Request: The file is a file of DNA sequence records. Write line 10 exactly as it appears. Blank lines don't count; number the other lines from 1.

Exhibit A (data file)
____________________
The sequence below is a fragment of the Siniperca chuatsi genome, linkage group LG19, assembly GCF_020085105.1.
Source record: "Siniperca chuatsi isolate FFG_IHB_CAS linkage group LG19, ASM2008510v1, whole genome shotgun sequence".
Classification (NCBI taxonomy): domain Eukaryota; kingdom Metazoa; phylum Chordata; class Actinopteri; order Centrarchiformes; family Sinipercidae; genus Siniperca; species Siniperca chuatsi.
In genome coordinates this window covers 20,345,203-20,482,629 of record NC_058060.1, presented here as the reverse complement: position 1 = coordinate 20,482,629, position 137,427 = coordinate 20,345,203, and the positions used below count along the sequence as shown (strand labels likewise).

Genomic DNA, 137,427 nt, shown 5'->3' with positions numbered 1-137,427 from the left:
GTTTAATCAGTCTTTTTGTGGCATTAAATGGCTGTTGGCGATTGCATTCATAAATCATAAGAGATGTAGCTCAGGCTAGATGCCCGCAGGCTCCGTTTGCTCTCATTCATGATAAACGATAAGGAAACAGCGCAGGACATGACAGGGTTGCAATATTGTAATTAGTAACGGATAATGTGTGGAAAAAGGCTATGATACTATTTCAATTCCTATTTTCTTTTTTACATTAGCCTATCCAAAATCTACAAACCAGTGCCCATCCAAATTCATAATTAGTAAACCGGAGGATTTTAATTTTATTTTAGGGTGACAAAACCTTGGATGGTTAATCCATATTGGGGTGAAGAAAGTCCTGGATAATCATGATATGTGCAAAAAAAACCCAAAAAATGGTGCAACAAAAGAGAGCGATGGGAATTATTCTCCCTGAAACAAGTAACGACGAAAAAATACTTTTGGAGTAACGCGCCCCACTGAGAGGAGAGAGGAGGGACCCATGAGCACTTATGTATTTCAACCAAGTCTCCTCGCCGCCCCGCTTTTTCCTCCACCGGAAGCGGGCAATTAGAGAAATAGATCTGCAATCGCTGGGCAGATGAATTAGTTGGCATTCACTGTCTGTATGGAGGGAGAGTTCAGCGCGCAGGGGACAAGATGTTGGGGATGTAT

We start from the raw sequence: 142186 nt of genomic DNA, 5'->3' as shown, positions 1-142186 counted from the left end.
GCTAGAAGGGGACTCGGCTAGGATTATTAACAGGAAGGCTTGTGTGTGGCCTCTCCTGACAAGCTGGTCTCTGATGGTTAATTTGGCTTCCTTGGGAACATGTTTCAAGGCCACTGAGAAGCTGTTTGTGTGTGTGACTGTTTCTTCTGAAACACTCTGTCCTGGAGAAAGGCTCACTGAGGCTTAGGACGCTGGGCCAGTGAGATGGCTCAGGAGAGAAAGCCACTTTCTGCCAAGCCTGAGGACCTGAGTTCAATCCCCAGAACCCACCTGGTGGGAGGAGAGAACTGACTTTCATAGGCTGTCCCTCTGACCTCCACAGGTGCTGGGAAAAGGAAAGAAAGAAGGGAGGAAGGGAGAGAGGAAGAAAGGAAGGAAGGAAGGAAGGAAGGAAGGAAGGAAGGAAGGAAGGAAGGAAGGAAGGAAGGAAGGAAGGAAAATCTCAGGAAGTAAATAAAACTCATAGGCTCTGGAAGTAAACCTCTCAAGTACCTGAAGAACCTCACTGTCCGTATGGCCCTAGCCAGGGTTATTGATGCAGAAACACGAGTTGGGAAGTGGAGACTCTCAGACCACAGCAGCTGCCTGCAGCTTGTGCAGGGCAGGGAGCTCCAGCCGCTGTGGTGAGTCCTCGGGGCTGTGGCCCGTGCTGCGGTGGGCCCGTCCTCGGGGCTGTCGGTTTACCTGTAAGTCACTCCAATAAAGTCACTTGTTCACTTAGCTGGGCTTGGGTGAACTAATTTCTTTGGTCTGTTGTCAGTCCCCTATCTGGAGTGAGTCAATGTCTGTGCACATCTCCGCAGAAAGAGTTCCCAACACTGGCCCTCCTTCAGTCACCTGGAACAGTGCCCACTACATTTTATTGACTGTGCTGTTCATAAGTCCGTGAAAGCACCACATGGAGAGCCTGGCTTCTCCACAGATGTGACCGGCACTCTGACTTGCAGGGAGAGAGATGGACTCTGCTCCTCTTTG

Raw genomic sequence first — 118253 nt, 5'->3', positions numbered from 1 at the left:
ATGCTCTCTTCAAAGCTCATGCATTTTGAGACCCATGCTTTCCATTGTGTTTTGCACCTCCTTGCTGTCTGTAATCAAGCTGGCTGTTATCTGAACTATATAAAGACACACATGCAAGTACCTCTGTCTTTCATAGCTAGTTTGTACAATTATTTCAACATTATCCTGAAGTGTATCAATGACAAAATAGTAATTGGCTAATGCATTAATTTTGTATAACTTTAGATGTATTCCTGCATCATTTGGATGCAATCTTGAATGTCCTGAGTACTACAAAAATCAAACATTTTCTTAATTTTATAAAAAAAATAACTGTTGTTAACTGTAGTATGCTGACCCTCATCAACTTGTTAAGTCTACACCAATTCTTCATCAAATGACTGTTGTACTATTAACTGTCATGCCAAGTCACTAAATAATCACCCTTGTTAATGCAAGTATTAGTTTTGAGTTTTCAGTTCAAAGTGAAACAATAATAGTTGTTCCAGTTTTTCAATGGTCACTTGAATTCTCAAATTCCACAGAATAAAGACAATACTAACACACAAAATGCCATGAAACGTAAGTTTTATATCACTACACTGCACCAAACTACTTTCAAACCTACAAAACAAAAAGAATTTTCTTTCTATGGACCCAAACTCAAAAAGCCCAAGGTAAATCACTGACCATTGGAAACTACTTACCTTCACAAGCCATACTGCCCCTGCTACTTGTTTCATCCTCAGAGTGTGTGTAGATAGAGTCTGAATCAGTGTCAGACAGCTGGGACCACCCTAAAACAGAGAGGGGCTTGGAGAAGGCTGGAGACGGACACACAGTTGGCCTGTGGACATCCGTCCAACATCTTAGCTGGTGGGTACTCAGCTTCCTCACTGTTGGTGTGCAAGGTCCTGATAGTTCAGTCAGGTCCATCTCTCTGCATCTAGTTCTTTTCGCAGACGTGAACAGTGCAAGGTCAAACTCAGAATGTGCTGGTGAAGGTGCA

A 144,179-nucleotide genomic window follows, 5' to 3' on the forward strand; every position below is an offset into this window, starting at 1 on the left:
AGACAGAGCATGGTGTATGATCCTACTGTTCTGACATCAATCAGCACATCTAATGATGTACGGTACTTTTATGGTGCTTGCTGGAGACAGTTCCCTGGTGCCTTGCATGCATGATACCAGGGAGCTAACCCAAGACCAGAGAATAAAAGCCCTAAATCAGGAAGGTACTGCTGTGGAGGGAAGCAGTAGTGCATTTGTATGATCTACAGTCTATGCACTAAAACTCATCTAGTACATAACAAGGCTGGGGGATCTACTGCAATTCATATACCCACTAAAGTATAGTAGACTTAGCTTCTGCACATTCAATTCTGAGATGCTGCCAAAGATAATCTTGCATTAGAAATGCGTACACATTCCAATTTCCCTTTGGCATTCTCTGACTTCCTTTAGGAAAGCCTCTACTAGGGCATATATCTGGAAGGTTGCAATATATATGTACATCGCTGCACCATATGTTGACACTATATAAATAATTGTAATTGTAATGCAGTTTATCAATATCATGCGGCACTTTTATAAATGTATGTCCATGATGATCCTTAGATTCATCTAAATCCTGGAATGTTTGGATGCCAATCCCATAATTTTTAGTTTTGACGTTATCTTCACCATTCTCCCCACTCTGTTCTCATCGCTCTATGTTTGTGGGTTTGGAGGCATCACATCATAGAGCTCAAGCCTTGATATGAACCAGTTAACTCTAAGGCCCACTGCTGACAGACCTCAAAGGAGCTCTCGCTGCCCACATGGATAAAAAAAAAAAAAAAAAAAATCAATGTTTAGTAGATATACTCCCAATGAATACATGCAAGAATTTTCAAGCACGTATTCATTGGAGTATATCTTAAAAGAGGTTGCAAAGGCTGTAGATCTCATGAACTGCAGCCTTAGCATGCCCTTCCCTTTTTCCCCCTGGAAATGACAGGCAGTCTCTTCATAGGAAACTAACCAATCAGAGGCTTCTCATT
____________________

ATGCTCTCTTCAAAGCTCATGCATTTTGAGACCCATGCTTTCCATTGTGTTTTGCACCTCCTTGCTGTCTGTAATCAAGCTGGCTGTTATCTGAACTATATAAAGACACACATGCAAGTACCTCTGTCTTTCATAGCTAGTTTGTACAATTATTTCAACATTATCCTGAAGTGTATCAATGACAAAATAGTAATTGGCTAATGCATTAATTTTGTATAACTTTAGATGTATTCCTGCATCATTTGGATGCAATCTTGAATGTCCTGAGTACTACAAAAATCAAACATTTTCTTAATTTTATAAAAAAAATAACTGTTGTTAACTGTAGTATGCTGACCCTCATCAACTTGTTAAGTCTACACCAATTCTTCATCAAATGACTGTTGTACTATTAACTGTCATGCCAAGTCACTAAATAATCACCCTTGTTAATGCAAGTATTAGTTTTGAGTTTTCAGTTCAAAGTGAAACAATAATAGTTGTTCCAGTTTTTCAATGGTCACTTGAATTCTCAAATTCCACAGAATAAAGACAATACTAACACACAAAATGCCATGAAACGTAAGTTTTATATCACTACACTGCACCAAACTACTTTCAAACCTACAAAACAAAAAGAATTTTCTTTCTATGGACCCAAACTCAAAAAGCCCAAGGTAAATCACTGACCATTGGAAACTACTTACCTTCACAAGCCATACTGCCCCTGCTACTTGTTTCATCCTCAGAGTGTGTGTAGATAGAGTCTGAATCAGTGTCAGACAGCTGGGACCACCCTAAAACAGAGAGGGGCTTGGAGAAGGCTGGAGACGGACACACAGTTGGCCTGTGGACATCCGTCCAACATCTTAGCTGGTGGGTACTCAGCTTCCTCACTGTTGGTGTGCAAGGTCCTGATAGTTCAGTCAGGTCCATCTCTCTGCATCTAGTTCTTTTCGCAGACGTGAACAGTGCAAGGTCAAACTCAGAATGTGCTGGTGAAGGTGCA